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How Little House on the Prairie Copied Bonanza

Little House on the Prairie was an award-winning show that aired on NBC between 1974 and 1983. The show was based on Laura Ingalls Wilder’s autobiographical books of the same name. NBC executive Ed Friendly came up with the idea of converting the books into a film and convinced Michael Landon to direct the pilot movie. Landon agrees on the condition that he will get to play Charles Ingalls, a loving farmer who doesn’t get scared of flexing his muscles every once in a while. Karen Grassle played Caroline Ingalls, the perfect prairie wife and mother. Melissa Gilbert chooses to play the role of Laura Ingalls Wilder, Melissa Sue Anderson played Mary and Lindsay and Sidney played Carrie Ingalls.

The Ingalls

The show deserves much applause, primarily because the books aren’t easy to convert to TV. The Ingalls moved around a lot, which made writing screenplay even more difficult. However, the show’s writer did a fabulous job of building each character and plot, sometimes taking clues from Wilder’s writings and at other times, using their creativity to build a world of their dream. Little House on the Prairie was a family show with a lot of melodrama — there were a lot of tears and laughs. However, the show stood out in its treatment of tricky subjects, such as drug abuse and domestic violence and when the writers of the show ran out of ideas, they often looked to Bonanza for inspiration. In this video, we give you some interesting facts about Little House on the Prairie and tell you how the show often took inspiration from Bonanza.

Facts Verse Presents How Little House on the Prairie Copied Bonanza. Before we go ahead with our interesting facts, we want to take a moment to request you to like and subscribe to our channel and press the bell icon to stay updated about our latest videos.

Michael Landon Directed Almost Half of the Shows’ Nine Seasons

When Ed Friendly came up with the concept of a film based on the Little House on the Prairie books, he went straight to Michael Landon to ask him to direct the film. Michael Landon agreed on one condition: that he would play Charles Ingalls. This is the story of how Michael Landon chooses to play Charles Ingalls in the Little House on the Prairie series. Since Michael had already directed the film, it was only logical to expect him to direct a few episodes of the series. However, Michael ended up directing almost half of the episodes of the series. He directed the pilot episode as well as the last episode, a total of 90 out of 205 episodes.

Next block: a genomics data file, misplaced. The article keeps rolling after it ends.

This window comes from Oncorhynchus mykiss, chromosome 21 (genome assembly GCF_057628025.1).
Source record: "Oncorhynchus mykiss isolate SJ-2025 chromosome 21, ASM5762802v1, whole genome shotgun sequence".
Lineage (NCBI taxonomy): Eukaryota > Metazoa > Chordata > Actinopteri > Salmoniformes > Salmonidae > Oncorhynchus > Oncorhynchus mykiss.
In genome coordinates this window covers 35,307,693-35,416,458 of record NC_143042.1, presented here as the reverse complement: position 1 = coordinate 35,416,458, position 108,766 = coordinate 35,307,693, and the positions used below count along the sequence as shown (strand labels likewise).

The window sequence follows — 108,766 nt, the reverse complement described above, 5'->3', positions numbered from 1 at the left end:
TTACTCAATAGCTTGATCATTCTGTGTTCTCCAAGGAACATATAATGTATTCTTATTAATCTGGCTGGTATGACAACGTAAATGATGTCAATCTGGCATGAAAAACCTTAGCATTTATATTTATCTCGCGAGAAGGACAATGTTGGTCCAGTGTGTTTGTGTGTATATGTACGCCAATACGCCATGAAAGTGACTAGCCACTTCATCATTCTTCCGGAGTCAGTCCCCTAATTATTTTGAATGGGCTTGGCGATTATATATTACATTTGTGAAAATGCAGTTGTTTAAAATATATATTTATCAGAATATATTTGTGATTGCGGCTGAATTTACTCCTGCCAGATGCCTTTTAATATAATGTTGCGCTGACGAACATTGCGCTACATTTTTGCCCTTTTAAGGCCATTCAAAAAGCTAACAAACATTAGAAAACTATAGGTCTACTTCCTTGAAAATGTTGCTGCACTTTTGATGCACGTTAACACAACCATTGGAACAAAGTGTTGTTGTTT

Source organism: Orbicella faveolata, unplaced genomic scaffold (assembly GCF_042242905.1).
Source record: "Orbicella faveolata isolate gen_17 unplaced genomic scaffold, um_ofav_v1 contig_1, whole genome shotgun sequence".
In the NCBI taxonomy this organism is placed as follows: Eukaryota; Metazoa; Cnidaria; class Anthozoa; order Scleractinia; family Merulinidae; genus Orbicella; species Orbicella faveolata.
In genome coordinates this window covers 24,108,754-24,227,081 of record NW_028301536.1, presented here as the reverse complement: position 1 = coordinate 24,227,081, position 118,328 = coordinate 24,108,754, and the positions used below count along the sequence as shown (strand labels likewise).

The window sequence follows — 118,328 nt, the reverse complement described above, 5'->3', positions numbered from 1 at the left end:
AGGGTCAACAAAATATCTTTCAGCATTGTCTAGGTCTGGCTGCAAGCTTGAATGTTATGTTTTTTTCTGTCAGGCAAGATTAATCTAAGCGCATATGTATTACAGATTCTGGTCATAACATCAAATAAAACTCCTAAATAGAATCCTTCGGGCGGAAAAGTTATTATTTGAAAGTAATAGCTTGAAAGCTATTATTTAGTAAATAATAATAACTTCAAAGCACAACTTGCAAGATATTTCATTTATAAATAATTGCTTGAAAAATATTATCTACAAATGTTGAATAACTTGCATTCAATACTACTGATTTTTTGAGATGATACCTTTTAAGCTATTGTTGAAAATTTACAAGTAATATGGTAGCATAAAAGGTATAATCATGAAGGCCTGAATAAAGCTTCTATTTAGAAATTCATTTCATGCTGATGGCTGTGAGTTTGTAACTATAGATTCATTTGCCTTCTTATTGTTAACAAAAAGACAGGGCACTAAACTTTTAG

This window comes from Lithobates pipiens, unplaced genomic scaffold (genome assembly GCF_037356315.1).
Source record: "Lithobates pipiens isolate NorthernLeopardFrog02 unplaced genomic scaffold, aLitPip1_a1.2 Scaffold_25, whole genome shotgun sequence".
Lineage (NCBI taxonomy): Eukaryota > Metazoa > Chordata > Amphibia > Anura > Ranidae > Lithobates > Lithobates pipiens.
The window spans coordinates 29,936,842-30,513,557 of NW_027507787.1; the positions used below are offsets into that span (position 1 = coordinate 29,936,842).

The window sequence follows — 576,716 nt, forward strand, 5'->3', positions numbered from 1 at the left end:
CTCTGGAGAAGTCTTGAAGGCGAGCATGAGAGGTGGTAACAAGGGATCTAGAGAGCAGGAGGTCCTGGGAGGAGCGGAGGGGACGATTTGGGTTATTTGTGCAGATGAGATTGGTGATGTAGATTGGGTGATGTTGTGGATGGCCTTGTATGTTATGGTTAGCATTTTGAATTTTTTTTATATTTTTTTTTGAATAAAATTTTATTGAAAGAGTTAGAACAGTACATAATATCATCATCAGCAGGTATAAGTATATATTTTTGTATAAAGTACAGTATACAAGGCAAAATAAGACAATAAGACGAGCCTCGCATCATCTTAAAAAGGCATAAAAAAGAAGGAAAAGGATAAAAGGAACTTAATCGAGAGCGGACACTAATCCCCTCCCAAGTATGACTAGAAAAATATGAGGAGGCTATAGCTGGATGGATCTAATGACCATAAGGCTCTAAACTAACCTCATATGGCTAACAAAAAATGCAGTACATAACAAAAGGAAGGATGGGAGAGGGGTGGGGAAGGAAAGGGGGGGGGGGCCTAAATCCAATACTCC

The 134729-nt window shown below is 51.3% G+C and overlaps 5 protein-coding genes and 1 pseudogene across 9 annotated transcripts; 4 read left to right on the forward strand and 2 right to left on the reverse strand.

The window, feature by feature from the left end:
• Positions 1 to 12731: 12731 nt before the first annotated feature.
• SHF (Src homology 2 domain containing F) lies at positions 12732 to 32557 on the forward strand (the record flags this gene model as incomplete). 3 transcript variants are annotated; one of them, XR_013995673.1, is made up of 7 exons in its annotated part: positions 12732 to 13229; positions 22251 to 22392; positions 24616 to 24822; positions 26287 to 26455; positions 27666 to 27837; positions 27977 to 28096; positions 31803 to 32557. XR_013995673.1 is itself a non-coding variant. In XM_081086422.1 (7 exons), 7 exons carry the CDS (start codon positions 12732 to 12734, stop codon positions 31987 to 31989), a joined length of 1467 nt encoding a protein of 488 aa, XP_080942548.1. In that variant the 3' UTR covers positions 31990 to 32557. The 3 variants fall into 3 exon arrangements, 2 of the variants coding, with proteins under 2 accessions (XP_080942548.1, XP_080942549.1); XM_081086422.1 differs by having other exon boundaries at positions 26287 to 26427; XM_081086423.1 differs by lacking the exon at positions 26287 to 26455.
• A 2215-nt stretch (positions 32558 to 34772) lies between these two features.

Michael Landon Wasn’t the Only Thing the Show Borrowed from Bonanza

Michael Landon was perhaps the most important thing that Ed Friendly borrowed from Bonanza for Little House on the Prairie. However, Landon isn’t the only thing that the minds behind the show borrowed from Bonanza. The ending theme song of Little House was used as incidental music in some of the later seasons of Bonanza. Similarly, the writers also rewrote many Bonanza scripts to produce new Little House on the Prairie episodes. For instance, Bonanza’s ‘A Matter of Circumstance’ and ‘A Dream to Dream’ became ‘A Matter of Faith’ and ‘Someone Please Love Me’ on Little House on the Prairie.

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Alison Arngrim Was Almost Going to Be an Ingalls

Alison Arngrim played the role of Nellie Oleson, the catty and manipulative daughter of Nels and Harriet Oleson, the owners of the Walnut Grove mercantile. Nellie appeared in only three out of all the Little House books. However, in the TV series, the importance of her role grew with each season because she was the perfect antagonist to the good-natured and honest Laura Ingalls. Alison Arngrim, who played Nellie Oleson, connected so well with the audiences that to this day, she is most remembered for her portrayal of Nellie Oleson. However, only a few people know that Alison had auditioned for the roles of Laura and Mary Ingalls, and she was almost cast as one of the Ingalls.

Nellie Oleson’s Curls Weren’t Real

More than her sharp-witted tongue, Nellie Oleson became famous for her elaborate curls. Her curls weren’t real, though. For the first few seasons, the make-up team on the show tried to transform Arngrim’s natural hair into sausage curls. However, those were the days when curling irons were heated in ovens and the whole process of curling hair was almost inhumane. The team, therefore, decided to use a wig instead. The wig had to be put in place using metal combs and metal pins, which often caused Arngrim’s scalp to bleed.

But the Expression of Fear on Nellie’s Face in ‘Bunny’ Was Real